And, yet, after all that, you return to your insupportable demand↑ for synonymity 'twixt "law" and "law enforcement", just blithely returning to the point: "So Obama was lauding the same thing?"

    All of that scrambling and twisting and failing and generally embarrassing yourself, and for what? Nothing. It wasn't for a damn thing, because in the end you aren't addressing any useful or arguable thesis, and not only did you work your way back to square zero—(Hint: Rubber-glue↑ ought to be hard to botch, but it is possible, as you have shown, by lying.)—yet facing your own words↑, all you could manage was clumsily changing the subject↑; your question about Obama in #118 only reiterates that you do not understand what you are on about, but the context of the U.S. Senator who happens to be black appealing to an ostensibly proud Anglo-American heritage in law, in order to forestall a white supremacist foray against habeas corups is neither criticizing nor lauding, except in appealing to merits claimed according to Anglo-American heritage of law regardless of the Anglo-American heritage of law enforcement; indeed, the time since Obama's statements are such as to reiterate that even the Anglo-American heritage of law, which is supposed to be proud in the case of habeas corpus, is insufficient for white supremacism, and even and especially Barack Hussein Obama knew that true the day he uttered those remarks; the American heritage of law enforcement is presently infamous.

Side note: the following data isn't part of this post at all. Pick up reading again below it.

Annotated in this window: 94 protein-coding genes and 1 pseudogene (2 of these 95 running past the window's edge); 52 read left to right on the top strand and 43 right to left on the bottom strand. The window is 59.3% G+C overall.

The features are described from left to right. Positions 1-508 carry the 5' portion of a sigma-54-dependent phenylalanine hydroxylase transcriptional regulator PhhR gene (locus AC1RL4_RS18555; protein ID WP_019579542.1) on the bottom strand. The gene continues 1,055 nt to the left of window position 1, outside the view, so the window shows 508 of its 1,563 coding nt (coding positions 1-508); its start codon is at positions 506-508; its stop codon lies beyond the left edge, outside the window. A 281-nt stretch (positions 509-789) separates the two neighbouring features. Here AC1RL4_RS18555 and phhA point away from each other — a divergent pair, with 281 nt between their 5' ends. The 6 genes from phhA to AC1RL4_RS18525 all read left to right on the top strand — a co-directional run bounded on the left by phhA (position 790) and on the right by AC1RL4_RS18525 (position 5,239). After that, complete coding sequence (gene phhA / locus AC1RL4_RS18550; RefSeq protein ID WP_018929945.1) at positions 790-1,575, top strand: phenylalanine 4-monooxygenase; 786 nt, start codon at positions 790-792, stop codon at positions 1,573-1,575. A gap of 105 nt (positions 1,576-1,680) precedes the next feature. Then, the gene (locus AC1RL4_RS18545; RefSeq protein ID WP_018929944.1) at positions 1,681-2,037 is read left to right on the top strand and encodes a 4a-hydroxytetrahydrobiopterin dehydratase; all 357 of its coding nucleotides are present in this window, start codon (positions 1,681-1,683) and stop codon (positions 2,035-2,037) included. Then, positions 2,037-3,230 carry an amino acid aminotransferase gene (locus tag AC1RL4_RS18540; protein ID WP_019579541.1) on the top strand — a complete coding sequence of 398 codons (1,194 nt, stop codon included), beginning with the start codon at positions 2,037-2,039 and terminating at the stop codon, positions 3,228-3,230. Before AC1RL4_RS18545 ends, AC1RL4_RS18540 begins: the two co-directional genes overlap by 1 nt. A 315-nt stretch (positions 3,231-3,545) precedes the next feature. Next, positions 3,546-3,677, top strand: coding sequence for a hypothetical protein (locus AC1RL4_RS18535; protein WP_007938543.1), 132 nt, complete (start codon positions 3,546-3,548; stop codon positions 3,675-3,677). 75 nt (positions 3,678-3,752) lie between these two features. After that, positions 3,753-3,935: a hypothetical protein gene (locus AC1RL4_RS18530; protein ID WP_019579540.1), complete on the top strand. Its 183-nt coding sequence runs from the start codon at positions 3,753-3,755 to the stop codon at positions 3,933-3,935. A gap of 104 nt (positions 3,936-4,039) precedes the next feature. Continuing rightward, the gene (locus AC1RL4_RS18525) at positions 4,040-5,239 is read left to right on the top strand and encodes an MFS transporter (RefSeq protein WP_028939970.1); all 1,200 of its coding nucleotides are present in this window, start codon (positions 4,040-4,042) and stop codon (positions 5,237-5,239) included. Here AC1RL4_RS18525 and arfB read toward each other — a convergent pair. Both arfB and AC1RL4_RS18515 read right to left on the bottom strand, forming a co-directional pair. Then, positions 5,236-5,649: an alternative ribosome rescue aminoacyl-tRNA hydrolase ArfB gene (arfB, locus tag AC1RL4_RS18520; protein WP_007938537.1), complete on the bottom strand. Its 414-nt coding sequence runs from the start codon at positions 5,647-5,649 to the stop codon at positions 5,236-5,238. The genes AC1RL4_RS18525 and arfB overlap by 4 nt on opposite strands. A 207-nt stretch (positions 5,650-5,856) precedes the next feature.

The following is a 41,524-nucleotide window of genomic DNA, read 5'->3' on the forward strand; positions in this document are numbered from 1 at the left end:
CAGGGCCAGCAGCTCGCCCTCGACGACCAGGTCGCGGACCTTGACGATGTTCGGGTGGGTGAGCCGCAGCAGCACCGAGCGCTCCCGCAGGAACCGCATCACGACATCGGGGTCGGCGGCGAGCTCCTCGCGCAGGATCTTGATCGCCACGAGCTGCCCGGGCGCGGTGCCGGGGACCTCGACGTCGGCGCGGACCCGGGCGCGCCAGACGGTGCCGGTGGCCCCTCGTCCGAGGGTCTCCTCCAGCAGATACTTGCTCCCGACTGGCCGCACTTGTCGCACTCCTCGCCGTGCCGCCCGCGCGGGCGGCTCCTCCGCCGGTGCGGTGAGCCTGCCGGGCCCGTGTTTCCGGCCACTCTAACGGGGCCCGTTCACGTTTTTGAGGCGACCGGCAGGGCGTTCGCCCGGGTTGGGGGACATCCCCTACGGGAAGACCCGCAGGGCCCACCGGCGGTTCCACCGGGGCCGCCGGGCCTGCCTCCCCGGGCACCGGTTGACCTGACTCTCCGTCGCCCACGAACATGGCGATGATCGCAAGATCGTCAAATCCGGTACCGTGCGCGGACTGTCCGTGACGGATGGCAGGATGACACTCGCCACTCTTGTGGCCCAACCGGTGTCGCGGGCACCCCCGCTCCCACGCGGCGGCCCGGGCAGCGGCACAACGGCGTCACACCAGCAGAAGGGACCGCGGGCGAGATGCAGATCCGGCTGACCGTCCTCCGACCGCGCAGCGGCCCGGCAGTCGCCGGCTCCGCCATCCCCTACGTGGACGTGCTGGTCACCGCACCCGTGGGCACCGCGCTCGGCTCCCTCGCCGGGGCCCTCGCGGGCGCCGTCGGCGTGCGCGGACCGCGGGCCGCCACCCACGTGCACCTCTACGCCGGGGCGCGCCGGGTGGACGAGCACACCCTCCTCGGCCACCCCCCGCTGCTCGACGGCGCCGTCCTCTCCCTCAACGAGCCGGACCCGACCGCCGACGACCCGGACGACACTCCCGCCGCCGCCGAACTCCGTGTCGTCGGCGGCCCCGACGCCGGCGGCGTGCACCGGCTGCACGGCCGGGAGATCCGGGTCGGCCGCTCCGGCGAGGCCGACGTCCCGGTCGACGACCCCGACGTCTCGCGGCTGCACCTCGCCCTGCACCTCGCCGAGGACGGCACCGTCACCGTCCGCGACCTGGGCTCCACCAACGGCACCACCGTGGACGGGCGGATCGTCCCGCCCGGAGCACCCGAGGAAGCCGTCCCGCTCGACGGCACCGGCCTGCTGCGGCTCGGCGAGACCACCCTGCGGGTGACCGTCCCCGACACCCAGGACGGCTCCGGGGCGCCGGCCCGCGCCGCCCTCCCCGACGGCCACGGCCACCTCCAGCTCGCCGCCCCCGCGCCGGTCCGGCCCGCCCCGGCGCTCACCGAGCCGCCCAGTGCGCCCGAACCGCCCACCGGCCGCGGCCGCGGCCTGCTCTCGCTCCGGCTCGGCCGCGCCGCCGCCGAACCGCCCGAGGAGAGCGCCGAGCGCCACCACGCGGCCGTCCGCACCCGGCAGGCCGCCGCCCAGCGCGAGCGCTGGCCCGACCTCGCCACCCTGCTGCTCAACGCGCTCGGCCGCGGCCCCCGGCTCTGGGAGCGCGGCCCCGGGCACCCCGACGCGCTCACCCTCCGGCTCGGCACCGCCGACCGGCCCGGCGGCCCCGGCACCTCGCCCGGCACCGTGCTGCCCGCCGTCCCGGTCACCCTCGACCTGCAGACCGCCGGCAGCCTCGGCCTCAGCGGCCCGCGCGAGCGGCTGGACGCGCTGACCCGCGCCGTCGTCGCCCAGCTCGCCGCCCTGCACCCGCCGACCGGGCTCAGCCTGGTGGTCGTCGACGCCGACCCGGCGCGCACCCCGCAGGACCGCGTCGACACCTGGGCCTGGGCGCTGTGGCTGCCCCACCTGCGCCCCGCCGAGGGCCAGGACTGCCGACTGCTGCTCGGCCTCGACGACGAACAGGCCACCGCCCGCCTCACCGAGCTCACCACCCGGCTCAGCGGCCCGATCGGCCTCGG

Oh, hey, speaking of insufficient: So, yeah, I even asked↑, "You're the one who quoted it; do you not know whence it comes?" and you managed to botch the answer↑: "I know where habeas corpus comes from," speaks nothing to the context of Obama's words. But in that same post, #120, you offer yet another version of your changed subject: "No, I'm saying that Anglo-American heritage is comparable, and its law enforcement operates under its law." And you keep failing to grasp the simple point: "Since it seems like you really don't know, habeas corpus comes from English law". Yes, and perhaps it feels good to put on the pretense, but you are in that moment screwing up again—unless, of course, you're just trolling—and repeating your failure to comprehend the context of Obama's words. You know, like I explained↑ in my response: "You're the one who quoted Obama, why do you not know the context of what you quoted?" Your response↑, "I already cited where habeas corpus came from, and I'll repeat it for you", is just another utter failure; you have no idea what you're on about, else you would have started making an actual point somewhere along the line. And, again, botching "poisoning the well" isn't the sort of thing that reinforces confidence in what you are telling people.